How effective is the government’s ‘Help to Grow’ programme for SMEs?

Written by Kunal Sawhney, CEO, Kalkine

Chancellor Sunak’s pet project ‘Help to grow’ hasn’t received the expected reception from small businesses. Now it is being criticised for not garnering the interest of even ten per cent of the target audience.

There could be many reasons structural to operational, that are hindering the success of a well-thought plan. First, let us understand what it is and for whom it has been conceptualised. The scheme was launched in August last year with a motive to provide leading-edge business training in the fields like financial management and marketing to small and medium-sized businesses. The scheme that has been divided into two parts Help to Grow: Digital and Help to Grow: Management Courses, was applauded by many corporates in the beginning, but later, there were few takers for it, raising doubts over the usability and success of the plan.

What could be the reason for slow take-up?

Businesses across the sectors were invited to join the programme, including social enterprises; the criterion was that the business must be UK based and the programme attendee should be a decision-maker. The other conditions were that the business must be having employee strength of 5-249, and their management should have a minimum of one business link. Charities are not included in the plan.  Also, the programme, which is 90 funded by the HM Government and delivered by the Chartered Association of Business Schools, charges a nominal joining fee of £750.

Though it is yet not confirmed, media houses are reporting that just 2,500 enrollments have been made to date from the targeted 30,000 businesses, with many complaining of the minimum employee strength and red tapes for their exclusion. Also, as charities have been ignored, a large number of organisations are out of the purview of the programme. So, primarily it’s the eligibility criteria that need to be reformed for broader participation.

How helpful can be the programme for SMEs?

Small and medium-sized businesses (SMEs) are the lifeblood of the nation’s economy. These SMEs produce almost half of the revenue generated by UK businesses. And their sluggish throughput can be called a major concern for their future growth outlook. Several surveys have revealed a low level of confidence among the SME business leaders who have been facing the unprecedented challenge of the COVID-19 pandemic, coupled with Brexit.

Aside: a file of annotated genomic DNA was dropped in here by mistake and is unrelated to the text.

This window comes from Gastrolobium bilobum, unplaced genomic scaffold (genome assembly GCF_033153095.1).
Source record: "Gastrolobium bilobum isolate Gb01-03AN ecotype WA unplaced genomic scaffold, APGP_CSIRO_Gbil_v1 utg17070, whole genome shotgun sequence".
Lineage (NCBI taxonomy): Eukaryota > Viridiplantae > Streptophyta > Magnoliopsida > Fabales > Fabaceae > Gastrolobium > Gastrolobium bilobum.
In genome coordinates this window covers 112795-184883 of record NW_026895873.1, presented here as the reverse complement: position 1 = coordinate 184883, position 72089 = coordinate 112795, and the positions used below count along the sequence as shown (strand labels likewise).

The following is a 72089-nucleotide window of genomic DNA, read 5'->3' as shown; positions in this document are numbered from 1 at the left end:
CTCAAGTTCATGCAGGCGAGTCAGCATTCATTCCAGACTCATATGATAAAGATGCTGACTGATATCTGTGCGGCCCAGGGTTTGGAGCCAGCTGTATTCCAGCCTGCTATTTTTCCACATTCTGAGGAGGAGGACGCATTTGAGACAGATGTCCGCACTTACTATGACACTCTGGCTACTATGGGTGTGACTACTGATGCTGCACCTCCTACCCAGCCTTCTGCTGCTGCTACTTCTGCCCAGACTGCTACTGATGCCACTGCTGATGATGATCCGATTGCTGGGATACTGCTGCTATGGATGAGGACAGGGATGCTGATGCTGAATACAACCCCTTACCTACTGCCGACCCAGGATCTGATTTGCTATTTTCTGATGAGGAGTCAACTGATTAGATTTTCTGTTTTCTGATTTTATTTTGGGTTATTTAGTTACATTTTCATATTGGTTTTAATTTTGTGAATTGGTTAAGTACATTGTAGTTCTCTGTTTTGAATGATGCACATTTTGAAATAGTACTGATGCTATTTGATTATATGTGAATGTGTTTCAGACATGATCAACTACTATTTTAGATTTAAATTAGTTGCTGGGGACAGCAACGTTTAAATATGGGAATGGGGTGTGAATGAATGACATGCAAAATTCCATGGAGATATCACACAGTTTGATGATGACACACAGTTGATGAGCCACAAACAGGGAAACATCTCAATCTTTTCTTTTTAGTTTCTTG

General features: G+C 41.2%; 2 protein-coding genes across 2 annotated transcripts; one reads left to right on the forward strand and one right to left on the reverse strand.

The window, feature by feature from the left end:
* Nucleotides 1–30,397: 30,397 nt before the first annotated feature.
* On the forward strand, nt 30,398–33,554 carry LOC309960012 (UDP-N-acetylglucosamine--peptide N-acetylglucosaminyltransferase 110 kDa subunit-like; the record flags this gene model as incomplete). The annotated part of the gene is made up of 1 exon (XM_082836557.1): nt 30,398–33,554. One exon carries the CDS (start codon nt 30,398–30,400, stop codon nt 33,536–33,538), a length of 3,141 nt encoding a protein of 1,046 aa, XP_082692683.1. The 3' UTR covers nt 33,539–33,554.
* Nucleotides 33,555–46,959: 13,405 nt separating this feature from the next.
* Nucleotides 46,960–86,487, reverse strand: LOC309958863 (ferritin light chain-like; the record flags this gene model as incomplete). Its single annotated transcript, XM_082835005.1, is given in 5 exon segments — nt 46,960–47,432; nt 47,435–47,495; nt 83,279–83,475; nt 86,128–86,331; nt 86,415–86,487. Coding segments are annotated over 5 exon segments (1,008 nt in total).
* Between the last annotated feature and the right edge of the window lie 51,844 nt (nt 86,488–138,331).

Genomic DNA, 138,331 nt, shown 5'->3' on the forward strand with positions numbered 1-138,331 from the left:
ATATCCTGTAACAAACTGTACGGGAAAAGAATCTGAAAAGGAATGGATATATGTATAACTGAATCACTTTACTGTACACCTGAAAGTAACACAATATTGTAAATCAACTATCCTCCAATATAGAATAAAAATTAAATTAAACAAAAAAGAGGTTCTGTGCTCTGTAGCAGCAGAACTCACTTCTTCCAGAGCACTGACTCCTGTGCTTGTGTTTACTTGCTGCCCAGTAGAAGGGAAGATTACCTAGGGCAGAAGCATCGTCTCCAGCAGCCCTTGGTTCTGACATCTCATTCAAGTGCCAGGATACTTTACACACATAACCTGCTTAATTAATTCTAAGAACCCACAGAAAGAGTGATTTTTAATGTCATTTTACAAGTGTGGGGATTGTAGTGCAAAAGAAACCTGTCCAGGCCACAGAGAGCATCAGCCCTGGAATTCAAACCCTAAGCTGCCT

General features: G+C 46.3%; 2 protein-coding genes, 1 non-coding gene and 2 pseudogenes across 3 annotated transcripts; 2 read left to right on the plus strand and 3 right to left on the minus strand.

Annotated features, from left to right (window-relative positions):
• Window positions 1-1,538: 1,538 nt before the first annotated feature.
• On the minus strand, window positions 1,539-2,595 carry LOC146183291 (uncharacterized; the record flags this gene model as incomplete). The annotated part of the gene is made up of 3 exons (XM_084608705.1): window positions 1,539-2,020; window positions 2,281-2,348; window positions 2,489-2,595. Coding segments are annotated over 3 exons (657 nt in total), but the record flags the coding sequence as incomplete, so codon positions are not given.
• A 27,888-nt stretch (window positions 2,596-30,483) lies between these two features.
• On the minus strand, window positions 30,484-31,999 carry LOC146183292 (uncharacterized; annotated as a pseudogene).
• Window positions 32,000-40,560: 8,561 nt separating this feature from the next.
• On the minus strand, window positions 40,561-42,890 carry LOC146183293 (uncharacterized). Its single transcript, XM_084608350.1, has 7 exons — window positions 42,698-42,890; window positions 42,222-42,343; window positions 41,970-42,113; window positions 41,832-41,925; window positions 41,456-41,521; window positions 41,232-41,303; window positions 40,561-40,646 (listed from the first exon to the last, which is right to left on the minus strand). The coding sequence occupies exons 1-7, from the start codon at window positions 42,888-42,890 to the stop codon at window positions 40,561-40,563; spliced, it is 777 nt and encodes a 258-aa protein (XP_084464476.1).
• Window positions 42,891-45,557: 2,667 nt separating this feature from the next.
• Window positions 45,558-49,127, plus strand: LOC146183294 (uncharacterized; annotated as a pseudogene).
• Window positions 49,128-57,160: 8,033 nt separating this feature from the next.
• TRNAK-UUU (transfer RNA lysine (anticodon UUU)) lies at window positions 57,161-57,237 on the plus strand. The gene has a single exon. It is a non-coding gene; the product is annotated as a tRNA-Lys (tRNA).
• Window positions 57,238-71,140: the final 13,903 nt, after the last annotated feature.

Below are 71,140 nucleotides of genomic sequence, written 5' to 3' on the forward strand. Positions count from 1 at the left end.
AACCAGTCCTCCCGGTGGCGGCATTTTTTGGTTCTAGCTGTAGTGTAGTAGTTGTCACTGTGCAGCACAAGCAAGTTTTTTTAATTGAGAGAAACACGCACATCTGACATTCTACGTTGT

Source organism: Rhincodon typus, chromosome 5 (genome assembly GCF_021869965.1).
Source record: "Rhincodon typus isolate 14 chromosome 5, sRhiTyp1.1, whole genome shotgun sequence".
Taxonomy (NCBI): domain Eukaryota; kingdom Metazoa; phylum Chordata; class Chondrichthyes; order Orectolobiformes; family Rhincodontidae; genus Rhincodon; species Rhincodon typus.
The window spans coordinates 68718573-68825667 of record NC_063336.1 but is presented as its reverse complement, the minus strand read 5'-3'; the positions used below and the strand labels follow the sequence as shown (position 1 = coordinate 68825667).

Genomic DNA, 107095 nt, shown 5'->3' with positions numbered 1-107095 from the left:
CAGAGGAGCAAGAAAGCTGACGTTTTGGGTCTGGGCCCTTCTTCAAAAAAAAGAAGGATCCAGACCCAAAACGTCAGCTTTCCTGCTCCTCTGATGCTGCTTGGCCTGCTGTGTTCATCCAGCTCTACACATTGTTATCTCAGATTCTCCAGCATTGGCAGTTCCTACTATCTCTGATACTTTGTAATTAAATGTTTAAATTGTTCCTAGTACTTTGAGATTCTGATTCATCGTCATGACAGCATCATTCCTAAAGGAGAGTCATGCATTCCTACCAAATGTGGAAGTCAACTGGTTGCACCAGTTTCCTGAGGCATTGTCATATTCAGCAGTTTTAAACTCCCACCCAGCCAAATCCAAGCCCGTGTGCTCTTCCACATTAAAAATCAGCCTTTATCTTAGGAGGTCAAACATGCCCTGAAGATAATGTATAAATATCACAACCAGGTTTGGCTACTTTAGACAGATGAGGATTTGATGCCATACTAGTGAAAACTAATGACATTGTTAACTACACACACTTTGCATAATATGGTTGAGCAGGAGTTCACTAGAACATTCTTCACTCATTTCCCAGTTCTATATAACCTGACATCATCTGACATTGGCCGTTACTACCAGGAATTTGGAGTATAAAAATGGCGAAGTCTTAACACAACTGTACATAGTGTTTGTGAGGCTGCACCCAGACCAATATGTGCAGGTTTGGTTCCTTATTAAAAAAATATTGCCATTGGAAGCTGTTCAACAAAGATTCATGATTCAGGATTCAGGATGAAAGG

Time and again importance of good management and leadership have been highlighted for SMEs. Skills like marketing, product management, strategy making, finance and people management are some of the key management skills that can help SMEs grow and expand their horizons to international levels.

Many studies have found that the existing management skills are uneven across SMEs in the country, and it was adversely impacting the overall productivity of the nation. Many of these businesses don’t realise that they need the training to equip themselves better, while many are not even aware of the available support to train them. Also, there are many who are concerned about the cost and the time consumed.

When the UK economy is struggling to return to pre-pandemic levels, focusing on small businesses becomes inevitable, and for them to perform better, training was a well-thought plan. Government’s estimation was that Help to Grow: Management Courses and Help to Grow: Digital would equip the small businesses to innovate and fuel the overall productivity of the country to help them overcome the scars of the pandemic. The slow take-up is the cause of concern for a well-intentioned plan, and a revamp in the eligibility criteria is needed to include all the targeted businesses so they can equally participate in the country’s long-term growth.

About Lisa Baker, Editor 2423 Articles
Lisa Baker is the Editor of Always Finance, and writes about Business, Finance Technology and Healthcare. Lisa is also the owner of Need to See IT Publishing.